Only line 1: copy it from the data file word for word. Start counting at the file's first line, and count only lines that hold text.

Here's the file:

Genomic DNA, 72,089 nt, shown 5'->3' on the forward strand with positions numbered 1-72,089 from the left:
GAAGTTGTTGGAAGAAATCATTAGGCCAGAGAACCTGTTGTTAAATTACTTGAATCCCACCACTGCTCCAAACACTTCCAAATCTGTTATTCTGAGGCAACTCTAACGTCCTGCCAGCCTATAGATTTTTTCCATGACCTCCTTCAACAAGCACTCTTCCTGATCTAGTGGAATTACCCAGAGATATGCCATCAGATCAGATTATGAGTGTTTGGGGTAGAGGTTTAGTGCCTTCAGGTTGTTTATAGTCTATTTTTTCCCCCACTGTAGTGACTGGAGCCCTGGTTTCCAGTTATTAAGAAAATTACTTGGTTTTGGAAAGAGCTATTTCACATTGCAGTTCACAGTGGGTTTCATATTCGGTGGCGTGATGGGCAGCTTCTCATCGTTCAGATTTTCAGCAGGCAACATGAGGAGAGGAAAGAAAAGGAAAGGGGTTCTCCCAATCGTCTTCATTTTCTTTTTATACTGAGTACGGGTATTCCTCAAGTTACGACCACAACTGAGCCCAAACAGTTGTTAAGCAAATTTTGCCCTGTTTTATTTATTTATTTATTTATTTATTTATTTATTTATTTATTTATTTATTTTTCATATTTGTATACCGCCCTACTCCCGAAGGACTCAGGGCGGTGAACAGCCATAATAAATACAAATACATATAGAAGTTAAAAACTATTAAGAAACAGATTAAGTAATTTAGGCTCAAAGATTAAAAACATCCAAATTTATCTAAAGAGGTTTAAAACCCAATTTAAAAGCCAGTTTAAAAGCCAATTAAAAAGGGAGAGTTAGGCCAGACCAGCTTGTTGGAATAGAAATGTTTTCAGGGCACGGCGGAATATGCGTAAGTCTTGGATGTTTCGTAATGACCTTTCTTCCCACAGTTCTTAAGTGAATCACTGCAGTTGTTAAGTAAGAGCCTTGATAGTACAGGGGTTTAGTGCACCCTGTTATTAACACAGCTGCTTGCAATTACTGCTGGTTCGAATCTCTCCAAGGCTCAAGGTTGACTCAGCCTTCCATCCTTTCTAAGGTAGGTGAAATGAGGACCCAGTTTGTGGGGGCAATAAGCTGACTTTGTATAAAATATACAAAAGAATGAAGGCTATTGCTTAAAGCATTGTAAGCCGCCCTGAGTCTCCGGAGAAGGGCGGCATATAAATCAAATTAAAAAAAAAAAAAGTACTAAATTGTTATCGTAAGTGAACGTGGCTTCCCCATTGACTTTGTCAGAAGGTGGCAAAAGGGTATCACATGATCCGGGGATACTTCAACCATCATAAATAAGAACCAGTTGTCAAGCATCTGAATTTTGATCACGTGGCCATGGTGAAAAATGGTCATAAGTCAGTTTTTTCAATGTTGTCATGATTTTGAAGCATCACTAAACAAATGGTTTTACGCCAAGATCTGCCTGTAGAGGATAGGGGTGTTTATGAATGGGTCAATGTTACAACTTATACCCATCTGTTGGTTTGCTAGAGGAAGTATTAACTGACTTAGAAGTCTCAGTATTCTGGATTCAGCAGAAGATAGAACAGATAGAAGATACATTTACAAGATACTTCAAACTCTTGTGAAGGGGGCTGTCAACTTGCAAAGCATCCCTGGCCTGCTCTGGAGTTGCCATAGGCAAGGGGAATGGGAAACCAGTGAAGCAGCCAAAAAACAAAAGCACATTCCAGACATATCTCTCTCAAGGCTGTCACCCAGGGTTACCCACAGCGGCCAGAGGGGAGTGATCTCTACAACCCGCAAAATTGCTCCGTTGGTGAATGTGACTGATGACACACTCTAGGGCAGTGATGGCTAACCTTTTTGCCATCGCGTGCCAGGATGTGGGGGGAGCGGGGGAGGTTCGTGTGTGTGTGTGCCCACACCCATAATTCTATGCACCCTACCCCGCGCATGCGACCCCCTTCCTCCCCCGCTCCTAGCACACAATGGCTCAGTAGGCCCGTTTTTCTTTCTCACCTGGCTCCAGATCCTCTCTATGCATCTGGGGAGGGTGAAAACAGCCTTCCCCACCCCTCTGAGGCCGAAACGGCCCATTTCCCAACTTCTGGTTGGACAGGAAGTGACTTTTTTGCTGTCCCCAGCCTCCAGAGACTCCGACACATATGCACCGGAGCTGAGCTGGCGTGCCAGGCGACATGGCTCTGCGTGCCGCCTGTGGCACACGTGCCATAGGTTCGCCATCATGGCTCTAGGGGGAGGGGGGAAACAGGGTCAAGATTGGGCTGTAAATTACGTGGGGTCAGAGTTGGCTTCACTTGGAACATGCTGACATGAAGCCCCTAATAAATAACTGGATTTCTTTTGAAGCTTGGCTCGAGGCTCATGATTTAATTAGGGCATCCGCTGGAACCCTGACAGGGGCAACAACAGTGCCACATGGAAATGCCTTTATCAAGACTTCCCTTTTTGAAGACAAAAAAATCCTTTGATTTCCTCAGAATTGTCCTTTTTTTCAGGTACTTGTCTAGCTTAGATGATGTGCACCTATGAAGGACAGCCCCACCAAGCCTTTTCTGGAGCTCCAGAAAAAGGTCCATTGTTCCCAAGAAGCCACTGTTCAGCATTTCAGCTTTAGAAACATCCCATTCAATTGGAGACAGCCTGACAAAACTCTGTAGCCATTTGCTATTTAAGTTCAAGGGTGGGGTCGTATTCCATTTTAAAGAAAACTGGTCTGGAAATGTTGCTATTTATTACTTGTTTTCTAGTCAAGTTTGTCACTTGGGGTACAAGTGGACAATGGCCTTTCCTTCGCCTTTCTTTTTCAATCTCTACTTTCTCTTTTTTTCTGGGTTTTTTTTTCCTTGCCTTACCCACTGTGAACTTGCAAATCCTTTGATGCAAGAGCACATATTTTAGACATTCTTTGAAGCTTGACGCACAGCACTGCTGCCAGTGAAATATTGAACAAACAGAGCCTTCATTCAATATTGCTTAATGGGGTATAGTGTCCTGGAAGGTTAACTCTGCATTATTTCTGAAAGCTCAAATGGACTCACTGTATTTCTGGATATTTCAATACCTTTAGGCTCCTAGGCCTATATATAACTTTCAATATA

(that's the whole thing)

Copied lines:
Genomic DNA, 72,089 nt, shown 5'->3' on the forward strand with positions numbered 1-72,089 from the left: